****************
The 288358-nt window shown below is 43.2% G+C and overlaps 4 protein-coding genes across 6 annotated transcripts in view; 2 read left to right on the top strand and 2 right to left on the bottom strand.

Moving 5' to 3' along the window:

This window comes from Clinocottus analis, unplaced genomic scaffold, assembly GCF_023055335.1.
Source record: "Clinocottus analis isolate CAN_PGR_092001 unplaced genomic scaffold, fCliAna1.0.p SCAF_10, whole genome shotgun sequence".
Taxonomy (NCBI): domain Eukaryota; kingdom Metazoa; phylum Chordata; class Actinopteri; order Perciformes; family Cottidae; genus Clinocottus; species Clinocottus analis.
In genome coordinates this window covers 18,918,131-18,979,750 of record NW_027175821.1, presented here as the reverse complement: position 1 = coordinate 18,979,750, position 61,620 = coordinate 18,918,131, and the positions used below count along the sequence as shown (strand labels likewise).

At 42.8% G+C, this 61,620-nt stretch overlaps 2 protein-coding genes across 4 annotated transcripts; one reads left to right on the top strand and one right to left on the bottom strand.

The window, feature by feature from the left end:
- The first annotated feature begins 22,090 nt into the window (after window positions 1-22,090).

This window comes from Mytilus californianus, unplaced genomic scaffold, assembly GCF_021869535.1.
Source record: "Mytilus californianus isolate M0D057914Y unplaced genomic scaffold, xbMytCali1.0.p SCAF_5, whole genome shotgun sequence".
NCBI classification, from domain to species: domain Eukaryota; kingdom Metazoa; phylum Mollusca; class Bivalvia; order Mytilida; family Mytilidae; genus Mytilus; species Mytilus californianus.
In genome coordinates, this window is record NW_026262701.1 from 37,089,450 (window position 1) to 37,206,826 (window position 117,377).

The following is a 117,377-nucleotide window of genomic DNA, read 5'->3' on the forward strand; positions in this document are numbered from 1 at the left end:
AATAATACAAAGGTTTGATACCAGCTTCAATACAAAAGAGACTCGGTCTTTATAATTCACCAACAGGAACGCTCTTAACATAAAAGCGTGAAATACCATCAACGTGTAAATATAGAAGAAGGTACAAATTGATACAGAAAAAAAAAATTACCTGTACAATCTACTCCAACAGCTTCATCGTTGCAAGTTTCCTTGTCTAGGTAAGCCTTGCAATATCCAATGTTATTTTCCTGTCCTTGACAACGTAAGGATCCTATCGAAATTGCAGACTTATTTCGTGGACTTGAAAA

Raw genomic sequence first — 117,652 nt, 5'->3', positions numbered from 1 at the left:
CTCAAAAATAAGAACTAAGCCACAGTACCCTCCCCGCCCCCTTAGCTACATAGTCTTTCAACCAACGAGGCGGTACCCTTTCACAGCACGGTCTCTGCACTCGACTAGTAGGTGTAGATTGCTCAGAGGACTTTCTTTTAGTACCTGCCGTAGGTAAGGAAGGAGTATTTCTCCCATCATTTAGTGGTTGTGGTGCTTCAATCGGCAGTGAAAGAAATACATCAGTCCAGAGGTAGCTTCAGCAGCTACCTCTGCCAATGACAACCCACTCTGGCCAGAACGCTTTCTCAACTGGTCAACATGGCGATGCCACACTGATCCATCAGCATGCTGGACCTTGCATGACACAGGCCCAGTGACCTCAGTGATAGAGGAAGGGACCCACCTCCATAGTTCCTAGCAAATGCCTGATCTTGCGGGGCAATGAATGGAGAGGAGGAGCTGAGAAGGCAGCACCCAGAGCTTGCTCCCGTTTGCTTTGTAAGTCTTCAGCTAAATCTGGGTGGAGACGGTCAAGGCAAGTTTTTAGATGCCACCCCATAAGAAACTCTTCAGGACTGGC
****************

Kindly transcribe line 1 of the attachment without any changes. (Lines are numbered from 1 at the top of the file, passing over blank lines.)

The 288358-nt window shown below is 43.2% G+C and overlaps 4 protein-coding genes across 6 annotated transcripts in view; 2 read left to right on the top strand and 2 right to left on the bottom strand.